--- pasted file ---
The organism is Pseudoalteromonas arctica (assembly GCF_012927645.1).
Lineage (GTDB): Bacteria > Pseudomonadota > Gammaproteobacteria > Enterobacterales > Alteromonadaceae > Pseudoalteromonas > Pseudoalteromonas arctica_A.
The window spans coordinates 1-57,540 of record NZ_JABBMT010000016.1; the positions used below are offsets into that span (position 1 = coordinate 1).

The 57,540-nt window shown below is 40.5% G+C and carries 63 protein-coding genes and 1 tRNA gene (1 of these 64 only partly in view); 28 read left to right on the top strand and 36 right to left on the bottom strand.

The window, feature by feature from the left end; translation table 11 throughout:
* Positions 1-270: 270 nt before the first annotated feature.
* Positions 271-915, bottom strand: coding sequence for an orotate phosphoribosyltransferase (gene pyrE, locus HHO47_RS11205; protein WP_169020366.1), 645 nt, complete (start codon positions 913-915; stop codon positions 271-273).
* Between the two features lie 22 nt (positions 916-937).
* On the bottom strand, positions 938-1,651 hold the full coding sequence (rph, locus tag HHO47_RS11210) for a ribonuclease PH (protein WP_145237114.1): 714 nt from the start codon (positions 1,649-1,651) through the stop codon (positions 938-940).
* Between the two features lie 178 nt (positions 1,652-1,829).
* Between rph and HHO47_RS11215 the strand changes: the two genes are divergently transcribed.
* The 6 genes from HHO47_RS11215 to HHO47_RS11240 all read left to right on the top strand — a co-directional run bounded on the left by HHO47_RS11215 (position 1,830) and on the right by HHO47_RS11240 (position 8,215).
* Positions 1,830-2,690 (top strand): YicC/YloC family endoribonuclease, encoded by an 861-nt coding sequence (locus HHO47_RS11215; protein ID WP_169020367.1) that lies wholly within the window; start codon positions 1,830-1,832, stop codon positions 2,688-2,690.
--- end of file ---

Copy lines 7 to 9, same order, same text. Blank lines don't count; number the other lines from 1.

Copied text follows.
* Positions 271-915, bottom strand: coding sequence for an orotate phosphoribosyltransferase (gene pyrE, locus HHO47_RS11205; protein WP_169020366.1), 645 nt, complete (start codon positions 913-915; stop codon positions 271-273).
* Between the two features lie 22 nt (positions 916-937).
* On the bottom strand, positions 938-1,651 hold the full coding sequence (rph, locus tag HHO47_RS11210) for a ribonuclease PH (protein WP_145237114.1): 714 nt from the start codon (positions 1,649-1,651) through the stop codon (positions 938-940).